Learning PowerShell – Lesson Two
PowerShell Lesson Two
By: Steven Aiello
Teach Your Self PowerShell – Scripting Basics
What is a computer Script?
In general it’s my opinion that a computer script is an automated way to interact with a system shell. A shell is some sort of input/output system that interacts with the operating systems kernel. In short a kernel is the heart of an operating system. If you would like to read more about what a kernel is, here’s a link to Wikipedia:
In Windows the kernel is kernel32, in Linux the kernel is usually just called “the kernel”. In Linux the most common shell is the BASH shell. In windows we used to only have cmd.exe which was the default shell; however, PowerShell is quickly overtaking cmd.exe as the shell of choice for Windows administrators.
A script is something that interacts in a systematic way with your operating systems shell.
How is a Script Different than an Application?
You may ask the question how is a script different than an application? Generally an application is processing data exterior to the Operating System, and an application is generally processing data related in some way to user data. Now I fully admit this is not always the case, for example what if you install a piece of software specifically to monitor your operating system? This would certainly interact with Operating System data. However, if you look at most application packages out there like Microsoft Office or the Adobe suite, these packages process data outside the scope of the operating system.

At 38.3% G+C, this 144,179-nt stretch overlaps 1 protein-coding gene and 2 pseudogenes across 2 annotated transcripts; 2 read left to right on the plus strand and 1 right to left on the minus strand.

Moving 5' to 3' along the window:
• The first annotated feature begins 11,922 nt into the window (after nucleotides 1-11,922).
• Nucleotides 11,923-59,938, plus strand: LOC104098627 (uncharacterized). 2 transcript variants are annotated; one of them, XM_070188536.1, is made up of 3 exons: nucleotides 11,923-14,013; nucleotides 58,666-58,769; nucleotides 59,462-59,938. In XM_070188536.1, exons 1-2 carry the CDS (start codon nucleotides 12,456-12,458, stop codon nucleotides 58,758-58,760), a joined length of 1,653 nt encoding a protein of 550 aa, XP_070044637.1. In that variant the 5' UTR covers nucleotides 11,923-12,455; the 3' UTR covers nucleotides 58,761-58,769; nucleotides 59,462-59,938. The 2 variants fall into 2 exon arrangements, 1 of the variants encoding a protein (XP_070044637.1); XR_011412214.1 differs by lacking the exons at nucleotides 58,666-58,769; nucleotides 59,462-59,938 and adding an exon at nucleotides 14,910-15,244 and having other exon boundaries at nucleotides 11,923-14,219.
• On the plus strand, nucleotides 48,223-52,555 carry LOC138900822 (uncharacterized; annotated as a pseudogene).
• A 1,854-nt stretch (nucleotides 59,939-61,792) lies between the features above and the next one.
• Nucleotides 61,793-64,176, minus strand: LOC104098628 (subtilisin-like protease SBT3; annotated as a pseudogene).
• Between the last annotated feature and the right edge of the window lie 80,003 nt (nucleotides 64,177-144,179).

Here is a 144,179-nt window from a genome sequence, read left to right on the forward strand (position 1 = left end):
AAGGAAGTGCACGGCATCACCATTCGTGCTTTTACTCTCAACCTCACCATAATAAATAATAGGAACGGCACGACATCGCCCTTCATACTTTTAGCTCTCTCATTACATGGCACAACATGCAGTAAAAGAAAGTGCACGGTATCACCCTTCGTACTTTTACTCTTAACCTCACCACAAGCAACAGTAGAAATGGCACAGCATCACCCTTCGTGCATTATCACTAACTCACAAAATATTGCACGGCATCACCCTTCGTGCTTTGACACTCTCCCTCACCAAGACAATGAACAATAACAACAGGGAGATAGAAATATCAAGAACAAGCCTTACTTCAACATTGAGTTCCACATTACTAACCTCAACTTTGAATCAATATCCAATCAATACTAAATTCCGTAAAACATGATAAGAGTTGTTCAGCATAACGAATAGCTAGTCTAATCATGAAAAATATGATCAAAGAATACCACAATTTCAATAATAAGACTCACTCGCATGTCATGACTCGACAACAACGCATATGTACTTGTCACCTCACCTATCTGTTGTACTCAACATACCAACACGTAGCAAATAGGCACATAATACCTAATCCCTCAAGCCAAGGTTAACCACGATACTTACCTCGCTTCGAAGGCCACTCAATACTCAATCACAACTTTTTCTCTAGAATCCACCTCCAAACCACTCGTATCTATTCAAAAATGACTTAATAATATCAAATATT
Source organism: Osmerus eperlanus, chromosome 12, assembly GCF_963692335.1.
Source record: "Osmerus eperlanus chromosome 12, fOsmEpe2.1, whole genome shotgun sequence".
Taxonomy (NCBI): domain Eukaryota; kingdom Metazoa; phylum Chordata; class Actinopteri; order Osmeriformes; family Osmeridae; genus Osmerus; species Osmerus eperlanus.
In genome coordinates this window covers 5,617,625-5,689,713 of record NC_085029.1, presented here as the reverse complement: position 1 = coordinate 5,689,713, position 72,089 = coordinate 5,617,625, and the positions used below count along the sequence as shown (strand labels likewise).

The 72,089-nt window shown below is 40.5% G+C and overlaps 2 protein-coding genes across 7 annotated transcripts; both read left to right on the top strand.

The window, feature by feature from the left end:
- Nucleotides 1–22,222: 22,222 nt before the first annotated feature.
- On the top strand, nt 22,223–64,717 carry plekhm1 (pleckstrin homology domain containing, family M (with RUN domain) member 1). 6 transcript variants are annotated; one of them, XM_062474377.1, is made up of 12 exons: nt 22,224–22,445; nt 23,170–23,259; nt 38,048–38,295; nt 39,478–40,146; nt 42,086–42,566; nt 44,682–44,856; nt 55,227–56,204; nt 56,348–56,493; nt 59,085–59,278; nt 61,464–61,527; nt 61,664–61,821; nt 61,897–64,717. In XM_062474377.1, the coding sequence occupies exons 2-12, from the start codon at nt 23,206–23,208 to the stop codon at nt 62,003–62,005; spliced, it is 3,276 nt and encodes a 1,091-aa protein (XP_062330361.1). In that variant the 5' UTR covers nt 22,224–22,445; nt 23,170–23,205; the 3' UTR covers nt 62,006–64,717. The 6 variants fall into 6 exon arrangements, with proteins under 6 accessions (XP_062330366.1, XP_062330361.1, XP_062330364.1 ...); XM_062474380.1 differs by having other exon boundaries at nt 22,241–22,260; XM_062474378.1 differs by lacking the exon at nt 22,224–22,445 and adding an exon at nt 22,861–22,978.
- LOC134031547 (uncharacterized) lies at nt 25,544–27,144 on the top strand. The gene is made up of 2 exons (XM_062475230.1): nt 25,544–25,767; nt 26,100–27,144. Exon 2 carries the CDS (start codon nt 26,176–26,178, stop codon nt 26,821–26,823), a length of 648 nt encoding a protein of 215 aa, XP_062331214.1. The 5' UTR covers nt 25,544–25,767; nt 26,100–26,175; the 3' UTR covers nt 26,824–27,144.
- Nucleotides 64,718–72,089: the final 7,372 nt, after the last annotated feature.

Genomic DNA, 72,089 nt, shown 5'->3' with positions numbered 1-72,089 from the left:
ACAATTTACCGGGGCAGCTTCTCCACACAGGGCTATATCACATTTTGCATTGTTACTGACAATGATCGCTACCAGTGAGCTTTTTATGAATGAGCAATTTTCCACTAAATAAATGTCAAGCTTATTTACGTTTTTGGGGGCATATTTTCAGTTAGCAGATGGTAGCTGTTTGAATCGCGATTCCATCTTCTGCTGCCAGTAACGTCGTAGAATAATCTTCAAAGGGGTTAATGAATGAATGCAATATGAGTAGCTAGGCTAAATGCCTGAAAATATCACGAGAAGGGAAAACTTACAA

If you would like to look at the differences in “scripts” verses “applications” in another way generally scripts are written and used by the same person or the same team. These scripts are usually designed to do something very specific on a group of systems. An application general is used for more than let’s say monitoring your MS SQL instance.
Lastly, in a simple sense, some people would define a program as something written in a language that is compiled like C or C#; however, scripts are generally not compiled and executed line by line by the shell. As you can see there’s a variety of ways to looks at applications and scripts. Much of these differences aren’t directly relevant to your use of PowerShell in this tutorial, but it is good to have an understanding of the concepts.
What is Pseudo-Code?
Pseudo-Code is a high level step by step description of what an application or script does. For example, let’s say we were to write pseudo-code for making a peanut butter and jelly sandwich pseudo-code would look something like this:
Go to cupboard
Open bread package
Remove two pieces of bread
Set bread on the counter
Put bread back in cupboard
Turn to fridge
Open fridge lift arm
Set jelly on the counter
So on and so forth..
As you can see the simple act of making a peanut butter and jelly sandwich is a very complex task when you list out every step. We take this for granted because our brain simply does what we tell it to. However, a computer has no way to inherently know what we want it to do. Because of this, it’s critically important that we map out step by step what we want our script to do for us before we ever start writing it.
What are Comparison Operators and Logical Operators?
In general you can think of comparison operators as things having to do with basic math for example:
1 = 1
1 < 2
2 > 1
1 <= 2
1 != 2
Logical operators introduce more subtleties of language when we say “Steve is not the same person as Tom” we are not making a mathematical statement. We’re saying that they, as two people, are not the same. So if we were to look at logical operators we could envision them this way:
Steve is not equal to Tom
Steve and Tom are coming to the party
Steve OR Tom may show up at the party
In all honesty the computer will break down these comparison operations into math. However, as I’ve worked with students in the past this has seemed to be the easiest way for new learners to understand these concepts.